13/10/1899 - 7/11/1975
Dusio, an Italian amateur pre-war champion, founded Cisitalia whose little D46 racers found wide favour, unlike the Porsche-based Tipo 360 Grand Prix car. Attempted to qualify a self-entered Cisitalia D46 for the 1952 Italian GP when well into his fifties. Piero Dusio died 46 years ago, he was 76
Piero Dusio was born in Scurzolengo, Asti, Italy. A handsome professional footballer who played for Juventus, Turin's professional soccer team, he had to quit when he sustained a serious knee injury. He was helled by supporters of the club to find work with a Swiss-backed textile company. He was an instant success, selling more fabric in his first week than his predecessor had in a year. Then in 1926, at the age of 27, Dusio opened his own textile company, producing Italy's first oil cloth.
He also expanded into banking, sporting goods such as tennis rackets and racing bicycles (the Beltrame brand) and expanded his textile firm into apparel, manufacturing uniforms and somewhat camp casual clothing. In 1932 he landed a contract with Mussolini to supply military uniforms, and became one of Il Duce's favorites.
His wealth enabled him to indulge his passion for motor racing and in 1929 he purchased his first Maserati. He raced often in national events over the next six years, finishing sixth in the Italian Grand Prix and taking a class win in the Mille Miglia in 1937 driving a 500cc SIATA Sport. In 1938 he formed his own team, Scuderia Torino.
In 1938 he finished third overall in the Mille Miglia and won the Stelvio hillclimb, but the war was looming and after his house in Turin was damaged by bombing, he moved his family out into the country. The war however did not dent his enthusiasm for racing and in 1944, with the end of the war in Italy in sight, he commissioned Fiat engineer, Dante Giacosa to design a single-seater racing car cheap enough to tempt the amateur. It was to be called the Cisitalia - Consorzio Industriale Sportive Italia.
One of his ideas was to build a car for a one make series where driver ability would determine the winner, a concept quite common now but completely unheard of back then.
While still working for Fiat, Giacosa designed the first tubular space-frame racing car, powered by a modified Fiat 1100 engine. Dusio put the design into construction but once the war was over, Fiat's demands on Giacosa made it impossible for him to continue this work on the side and recommended Giovanni Savonuzzi as his replacement. Savonuzzi, was head of Fiat's experimental aircraft division, and was looking for a change in direction. Savonuzzi accepted the role of chief engineer at Cisitalia in August 1945, at ten times the salary he was on at Fiat, plus a company car.
By the spring of 1946, the single-seater D46 prototype was ready, and by August seven race-ready cars were complete. Dusio engaged Piero Taruffi to hone the Dante Giacosa penned design and in September, all seven cars lined up for the start of the Coppa Brezzi, the first postwar road race in Italy, held on the streets of Turin's Parco Valentino.
He had engage a formitable team of drivers, with Nuvolari joined by Taruffi, Clemente Biondetti, Franco Cortese, Raymond Sommer and Louis Chiron. This was the race where Nuvolari made racing history when the steering wheel, which was hinged to make getting in and out easier, snapped off in his hands. "Nivola," waved his steering wheel at the crowd in a ‘Look mum, no hands!’ spectacle and kept on racing, driving with one hand on the stub of the steering column.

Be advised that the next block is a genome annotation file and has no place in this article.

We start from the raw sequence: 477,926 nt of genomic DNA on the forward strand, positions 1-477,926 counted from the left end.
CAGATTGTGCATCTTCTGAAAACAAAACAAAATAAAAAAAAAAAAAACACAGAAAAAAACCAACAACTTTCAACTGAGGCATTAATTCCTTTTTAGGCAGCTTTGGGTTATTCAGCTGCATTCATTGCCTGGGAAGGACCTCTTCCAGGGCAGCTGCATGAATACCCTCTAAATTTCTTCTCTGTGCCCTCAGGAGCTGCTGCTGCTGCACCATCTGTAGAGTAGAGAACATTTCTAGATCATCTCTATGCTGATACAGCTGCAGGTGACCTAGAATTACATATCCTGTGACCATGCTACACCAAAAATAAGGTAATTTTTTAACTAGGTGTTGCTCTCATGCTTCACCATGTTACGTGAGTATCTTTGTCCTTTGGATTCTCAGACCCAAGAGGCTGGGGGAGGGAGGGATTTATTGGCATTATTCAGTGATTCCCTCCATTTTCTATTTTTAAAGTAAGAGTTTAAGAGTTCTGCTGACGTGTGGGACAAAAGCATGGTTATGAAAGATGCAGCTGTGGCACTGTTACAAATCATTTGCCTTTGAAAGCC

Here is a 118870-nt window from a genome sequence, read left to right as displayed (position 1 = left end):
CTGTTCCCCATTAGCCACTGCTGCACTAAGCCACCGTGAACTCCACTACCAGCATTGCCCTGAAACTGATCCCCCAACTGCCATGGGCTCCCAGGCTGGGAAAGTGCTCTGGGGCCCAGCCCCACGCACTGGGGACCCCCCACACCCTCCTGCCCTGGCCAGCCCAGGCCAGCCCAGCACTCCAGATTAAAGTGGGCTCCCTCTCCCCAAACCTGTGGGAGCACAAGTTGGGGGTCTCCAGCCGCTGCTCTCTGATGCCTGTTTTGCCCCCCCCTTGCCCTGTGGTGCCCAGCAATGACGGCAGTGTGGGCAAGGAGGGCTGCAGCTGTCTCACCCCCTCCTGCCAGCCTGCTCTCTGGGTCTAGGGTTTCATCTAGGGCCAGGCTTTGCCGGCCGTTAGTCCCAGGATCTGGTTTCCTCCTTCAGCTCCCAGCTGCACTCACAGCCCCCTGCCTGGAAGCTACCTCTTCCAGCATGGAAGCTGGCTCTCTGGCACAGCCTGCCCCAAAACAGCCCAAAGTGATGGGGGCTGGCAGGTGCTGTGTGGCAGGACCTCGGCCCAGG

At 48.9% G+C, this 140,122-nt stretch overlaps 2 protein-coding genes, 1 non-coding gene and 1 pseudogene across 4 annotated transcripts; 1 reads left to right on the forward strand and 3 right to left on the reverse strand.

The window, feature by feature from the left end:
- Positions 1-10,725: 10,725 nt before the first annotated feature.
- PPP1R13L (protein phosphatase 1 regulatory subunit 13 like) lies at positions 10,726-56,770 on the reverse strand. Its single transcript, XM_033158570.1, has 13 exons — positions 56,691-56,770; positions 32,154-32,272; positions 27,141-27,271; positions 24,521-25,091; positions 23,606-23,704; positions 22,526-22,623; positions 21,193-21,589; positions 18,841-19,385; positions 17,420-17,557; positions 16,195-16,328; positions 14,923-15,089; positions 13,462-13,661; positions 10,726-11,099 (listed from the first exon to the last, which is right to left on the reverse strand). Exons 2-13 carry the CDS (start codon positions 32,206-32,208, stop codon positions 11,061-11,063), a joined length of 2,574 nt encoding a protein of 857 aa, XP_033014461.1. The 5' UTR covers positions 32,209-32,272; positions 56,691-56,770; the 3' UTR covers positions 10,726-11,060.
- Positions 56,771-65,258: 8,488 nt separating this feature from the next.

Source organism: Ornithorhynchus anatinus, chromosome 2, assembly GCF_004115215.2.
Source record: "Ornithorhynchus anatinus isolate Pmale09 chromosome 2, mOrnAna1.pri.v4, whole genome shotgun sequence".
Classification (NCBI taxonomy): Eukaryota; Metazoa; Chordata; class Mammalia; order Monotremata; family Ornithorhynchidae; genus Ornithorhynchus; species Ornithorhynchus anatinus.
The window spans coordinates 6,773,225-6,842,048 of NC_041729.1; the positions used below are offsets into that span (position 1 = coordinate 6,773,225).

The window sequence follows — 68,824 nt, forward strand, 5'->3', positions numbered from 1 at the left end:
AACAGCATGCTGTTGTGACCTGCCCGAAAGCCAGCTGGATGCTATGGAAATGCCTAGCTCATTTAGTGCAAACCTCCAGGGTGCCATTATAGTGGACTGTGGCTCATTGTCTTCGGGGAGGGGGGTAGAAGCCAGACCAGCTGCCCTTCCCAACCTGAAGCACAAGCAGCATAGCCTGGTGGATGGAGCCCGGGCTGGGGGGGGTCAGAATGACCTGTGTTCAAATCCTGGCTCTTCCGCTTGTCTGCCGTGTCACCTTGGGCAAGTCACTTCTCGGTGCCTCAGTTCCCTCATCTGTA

Dusio himself raced the seventh car and ended up taking the win.
At the time Ferdinand Porsche was in a French prison being held as a German war criminal. Ferry Porsche and Carlo Abarth asked Dusio to post bond for Dr. Porsche in exchange for their services in building a race car. Thus the partnership between Porsche and Cistialia began. Abarth began working for Cisitalia as the technical and racing director.
Porsche designed a single-seater, mid-engined, Cisitalia Formula 1 car. It featured four-wheel drive, an innovative quality of its time. Unfortunately over production of the D46 and the spiraling cost of the F1 car put Dusion in severe financial straights. In 1948 he did a deal with Argentina’s dictator Juan Perón that involved setting up a company to manufacture performance cars in Argentina, based on Porsche designs.
Auto Motores Argentinos or Autoar was slow in showing any return and with presure mounting on Dusio at home, in 1949 Perón offered to pay all of his debts on the condition that he closed down his Italian operations and moved everything down South. The Porsche designed F1 car was shipped to Argentina in 1950. But time ran out on the most advanced Grand Prix car of the immediate post-war era as before the car was every ready for competition, the regualtions changed.
Dusio, now well in to his 50s, returned to Italy to try to revive the now debt-free Cisitalia company and even found time to enter his home GP in 1952 in one of his ancient D46s. However he failed to set a time in practice due to engine problems.
The Autoar company had one last go at trying to get the abortive F1 project going, adapting it for the Argentinian Temporada regulations. The car was resprayed in national colours and entered it for the Buenos Aires Grand Prix of January 1954. Felice Bonetto was invited to race it but ran into trouble after a single lap in practice. Clemar Bucci then took over but he too had problems as the gearbox kept selecting neutral.
Piero died in 1975 and was buried in his adopted country of Argentina.